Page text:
Saturday, November 13, 2010

Some anniversaries should be left well alone

Six-month mark of BP oil mess throws shaky science, systems thinking out the window

*Note -- This is one of several stories working toward some sanity on what went wrong with this country's oil industry, the government, the politicians, and the media tied to the worst environmental disaster thus far this country has experienced.

**Second Note -- The mid-term elections and the current state of fear in this country will make for a few more pieces or blogs on this spot.

***Third Note -- Photos from Matthew White, photographer,

By Paul K. Haeder

The magic in Eduardo Galeano’s “Memory of Fire” is tied to his poor performance as a history student. He felt the classes were like visits to the waxworks or “Region of the Dead.”

“The past was lifeless, hollow, dumb,” he writes in the first of the trilogies, “Genesis.” “They taught us about the past so that we should resign ourselves with drained consciences to the present: not to make history, which was already made, but to accept it.”

The history in the making now, especially tied to the current drawing-down of the decade, is tied to the spasms of collective ignorance and media myopia tied to why the world is tipping: food security is shattered because of climate; up is down in the world of tea party thinking; Haiti represents the loss of collective planning; oil ooze has now ended up in the most important part of life on earth.

Ninety percent of all marine species live at least part of their life associated with the bottom, called the benthic zone. Of course, the benthic mode of life includes species found in the intertidal, shelf, bathyal, abyssal, and hadal zones.

We barely are understanding the species living under the surface of the bottom of the ocean (called infauna). BP and ExxonMobil and the other oil barons know little about the work geologists and marine scientists are carrying out on bottom of the ocean, a major area of decomposition where organic material is are recycled.

In fact, early in the BP mess back in May, it came to light that British Petroleum’s so deemed marine science expert had been deceased for several years. No replacement chief scientist, no memorandum of agreement with any of the dozens of doctoral-level universities in the Gulf region studying geology and oceans.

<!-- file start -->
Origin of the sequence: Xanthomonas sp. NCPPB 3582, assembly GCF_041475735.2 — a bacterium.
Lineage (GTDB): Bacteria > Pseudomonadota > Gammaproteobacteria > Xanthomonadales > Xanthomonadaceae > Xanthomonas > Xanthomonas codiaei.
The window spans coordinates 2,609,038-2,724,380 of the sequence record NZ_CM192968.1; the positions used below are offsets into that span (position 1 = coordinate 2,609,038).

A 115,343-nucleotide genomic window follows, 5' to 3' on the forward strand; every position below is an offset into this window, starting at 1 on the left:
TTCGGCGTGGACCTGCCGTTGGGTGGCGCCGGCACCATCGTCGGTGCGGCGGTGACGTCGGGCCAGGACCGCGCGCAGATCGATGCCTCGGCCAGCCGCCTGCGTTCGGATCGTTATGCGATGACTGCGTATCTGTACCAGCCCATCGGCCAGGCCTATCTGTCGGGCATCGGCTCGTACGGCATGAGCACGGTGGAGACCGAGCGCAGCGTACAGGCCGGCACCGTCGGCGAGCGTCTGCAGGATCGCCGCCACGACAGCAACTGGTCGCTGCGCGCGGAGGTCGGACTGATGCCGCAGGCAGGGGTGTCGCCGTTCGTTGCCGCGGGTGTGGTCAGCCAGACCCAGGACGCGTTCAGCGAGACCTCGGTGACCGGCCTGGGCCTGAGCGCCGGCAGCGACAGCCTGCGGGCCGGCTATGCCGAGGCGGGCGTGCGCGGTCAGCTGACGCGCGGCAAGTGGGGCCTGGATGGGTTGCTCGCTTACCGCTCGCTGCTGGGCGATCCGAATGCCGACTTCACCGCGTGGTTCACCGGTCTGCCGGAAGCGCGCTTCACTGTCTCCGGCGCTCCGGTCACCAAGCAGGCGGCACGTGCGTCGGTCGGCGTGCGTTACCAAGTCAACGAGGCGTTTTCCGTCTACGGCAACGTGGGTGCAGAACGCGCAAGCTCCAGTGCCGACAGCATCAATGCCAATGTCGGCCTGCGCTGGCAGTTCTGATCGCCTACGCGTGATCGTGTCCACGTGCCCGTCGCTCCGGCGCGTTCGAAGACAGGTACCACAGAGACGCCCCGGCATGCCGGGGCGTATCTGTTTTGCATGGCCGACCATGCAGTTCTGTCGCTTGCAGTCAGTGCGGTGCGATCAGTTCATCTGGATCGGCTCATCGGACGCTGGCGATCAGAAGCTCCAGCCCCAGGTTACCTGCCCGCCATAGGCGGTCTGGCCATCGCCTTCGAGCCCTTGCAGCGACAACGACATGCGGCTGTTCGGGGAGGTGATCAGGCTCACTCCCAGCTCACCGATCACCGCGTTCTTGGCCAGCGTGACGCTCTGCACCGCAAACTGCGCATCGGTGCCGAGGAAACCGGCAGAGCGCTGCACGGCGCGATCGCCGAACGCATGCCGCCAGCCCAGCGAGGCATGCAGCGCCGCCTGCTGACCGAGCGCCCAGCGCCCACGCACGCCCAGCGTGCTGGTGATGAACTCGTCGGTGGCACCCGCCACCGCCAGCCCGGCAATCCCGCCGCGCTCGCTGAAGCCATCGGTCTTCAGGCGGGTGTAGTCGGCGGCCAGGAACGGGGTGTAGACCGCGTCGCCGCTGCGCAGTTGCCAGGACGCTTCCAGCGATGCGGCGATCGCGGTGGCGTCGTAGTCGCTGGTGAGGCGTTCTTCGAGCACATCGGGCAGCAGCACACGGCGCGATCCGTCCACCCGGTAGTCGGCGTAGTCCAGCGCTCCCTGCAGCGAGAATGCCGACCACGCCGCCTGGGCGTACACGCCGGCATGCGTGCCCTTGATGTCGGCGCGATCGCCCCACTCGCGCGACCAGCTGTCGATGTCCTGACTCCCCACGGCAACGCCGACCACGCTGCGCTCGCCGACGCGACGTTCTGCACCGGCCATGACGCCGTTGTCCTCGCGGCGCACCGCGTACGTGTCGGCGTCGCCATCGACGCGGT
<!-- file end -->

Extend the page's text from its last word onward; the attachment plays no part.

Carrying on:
“No one knows what effects this unprecedented chemistry experiment might have on the region’s living things, but many scientists fear the worst,” Susan Casey, the editor-in-chief of “O,” writes in the September edition. “The ocean’s senior denizens, its magnificent predators, the toothed and the finned, the small and the humble, the ancient corals, the exquisitely adapted: At best they will suffer. At worst, they’ll be gone.”

The history of the Gulf is one of exploration, interesting indigenous patterns, cultural diversity, conquest, greed and corporate and political exploitation. Now, as we go into the next decade, all North Americans can proudly say we are a part of the mess emanating from the Gulf.

The story has played out elsewhere – the Heart of Darkness in the Congo when King Leopold helped to fuel several million deaths in that exploitation for resources; or the French helping push into a death cycle several million in Indochina during the past century’s rubber frenzy.

Galeano writes about the Americas – all three – in his award-winning book, “Memory of Fire.” In those passages, we see the exploitation played out throughout our collective history. What’s happened in the Gulf just in six months has opened wounds of exploitation and disharmony.

“Through out the centuries,” Galeano writes, “Latin America has been despoiled of gold and silver, nitrates and rubber, copper and oil: its memory has been usurped. From the outset it has been condemned to amnesia by those who have prevented it from being.”

The Gulf could be a region of sustainable energy, fishing, aqua-farmed oysters. Instead, it’s a ravaged set of ecosystems and cultural designs, centered largely on gas, oil, toxic by-products of the age of plastic and obsolescence.